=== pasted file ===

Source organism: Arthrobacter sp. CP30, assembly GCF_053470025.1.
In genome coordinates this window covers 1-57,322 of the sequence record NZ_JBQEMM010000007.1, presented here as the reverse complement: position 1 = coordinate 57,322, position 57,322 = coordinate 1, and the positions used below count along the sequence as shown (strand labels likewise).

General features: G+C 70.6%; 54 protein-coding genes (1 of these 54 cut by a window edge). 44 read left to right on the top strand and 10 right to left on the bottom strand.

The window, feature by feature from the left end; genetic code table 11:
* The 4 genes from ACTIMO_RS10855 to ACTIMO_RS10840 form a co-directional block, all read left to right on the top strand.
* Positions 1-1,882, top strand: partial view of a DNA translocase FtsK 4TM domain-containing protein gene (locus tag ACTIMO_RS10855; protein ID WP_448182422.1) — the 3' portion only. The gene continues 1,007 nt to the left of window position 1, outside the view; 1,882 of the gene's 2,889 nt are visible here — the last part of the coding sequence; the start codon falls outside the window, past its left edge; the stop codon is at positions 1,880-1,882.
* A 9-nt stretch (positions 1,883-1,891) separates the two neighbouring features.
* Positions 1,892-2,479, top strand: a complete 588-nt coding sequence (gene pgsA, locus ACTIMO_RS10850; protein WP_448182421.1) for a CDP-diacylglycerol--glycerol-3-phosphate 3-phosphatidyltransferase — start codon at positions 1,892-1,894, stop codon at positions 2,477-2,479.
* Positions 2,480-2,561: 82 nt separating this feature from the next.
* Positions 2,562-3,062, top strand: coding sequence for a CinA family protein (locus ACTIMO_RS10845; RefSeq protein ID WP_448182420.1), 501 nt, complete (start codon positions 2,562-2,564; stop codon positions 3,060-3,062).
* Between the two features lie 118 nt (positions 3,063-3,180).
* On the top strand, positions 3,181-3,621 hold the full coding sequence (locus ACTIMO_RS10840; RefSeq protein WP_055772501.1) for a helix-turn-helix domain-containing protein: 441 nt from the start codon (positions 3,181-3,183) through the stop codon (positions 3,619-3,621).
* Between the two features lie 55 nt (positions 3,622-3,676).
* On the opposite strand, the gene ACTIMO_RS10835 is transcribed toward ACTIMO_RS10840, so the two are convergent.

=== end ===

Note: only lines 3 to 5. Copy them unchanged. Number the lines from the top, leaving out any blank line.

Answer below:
General features: G+C 70.6%; 54 protein-coding genes (1 of these 54 cut by a window edge). 44 read left to right on the top strand and 10 right to left on the bottom strand.

The window, feature by feature from the left end; genetic code table 11:
* The 4 genes from ACTIMO_RS10855 to ACTIMO_RS10840 form a co-directional block, all read left to right on the top strand.